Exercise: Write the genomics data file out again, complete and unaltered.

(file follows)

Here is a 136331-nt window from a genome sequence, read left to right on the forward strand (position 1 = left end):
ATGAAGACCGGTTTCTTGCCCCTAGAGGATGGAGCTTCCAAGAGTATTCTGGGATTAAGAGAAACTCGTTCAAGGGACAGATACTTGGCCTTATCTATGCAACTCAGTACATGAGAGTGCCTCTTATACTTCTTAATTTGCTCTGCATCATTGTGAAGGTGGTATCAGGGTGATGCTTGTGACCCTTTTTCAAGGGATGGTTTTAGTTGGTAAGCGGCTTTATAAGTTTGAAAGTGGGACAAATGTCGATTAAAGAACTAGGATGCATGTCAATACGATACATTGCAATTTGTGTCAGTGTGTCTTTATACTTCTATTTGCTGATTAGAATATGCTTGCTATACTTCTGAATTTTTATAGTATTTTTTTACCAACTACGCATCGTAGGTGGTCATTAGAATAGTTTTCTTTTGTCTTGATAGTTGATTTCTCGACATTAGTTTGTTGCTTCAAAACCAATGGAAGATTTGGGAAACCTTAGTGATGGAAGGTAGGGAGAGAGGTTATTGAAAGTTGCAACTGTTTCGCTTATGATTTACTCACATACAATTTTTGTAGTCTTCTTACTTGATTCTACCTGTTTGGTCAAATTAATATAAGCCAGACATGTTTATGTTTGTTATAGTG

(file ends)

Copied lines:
Here is a 136331-nt window from a genome sequence, read left to right on the forward strand (position 1 = left end):
ATGAAGACCGGTTTCTTGCCCCTAGAGGATGGAGCTTCCAAGAGTATTCTGGGATTAAGAGAAACTCGTTCAAGGGACAGATACTTGGCCTTATCTATGCAACTCAGTACATGAGAGTGCCTCTTATACTTCTTAATTTGCTCTGCATCATTGTGAAGGTGGTATCAGGGTGATGCTTGTGACCCTTTTTCAAGGGATGGTTTTAGTTGGTAAGCGGCTTTATAAGTTTGAAAGTGGGACAAATGTCGATTAAAGAACTAGGATGCATGTCAATACGATACATTGCAATTTGTGTCAGTGTGTCTTTATACTTCTATTTGCTGATTAGAATATGCTTGCTATACTTCTGAATTTTTATAGTATTTTTTTACCAACTACGCATCGTAGGTGGTCATTAGAATAGTTTTCTTTTGTCTTGATAGTTGATTTCTCGACATTAGTTTGTTGCTTCAAAACCAATGGAAGATTTGGGAAACCTTAGTGATGGAAGGTAGGGAGAGAGGTTATTGAAAGTTGCAACTGTTTCGCTTATGATTTACTCACATACAATTTTTGTAGTCTTCTTACTTGATTCTACCTGTTTGGTCAAATTAATATAAGCCAGACATGTTTATGTTTGTTATAGTG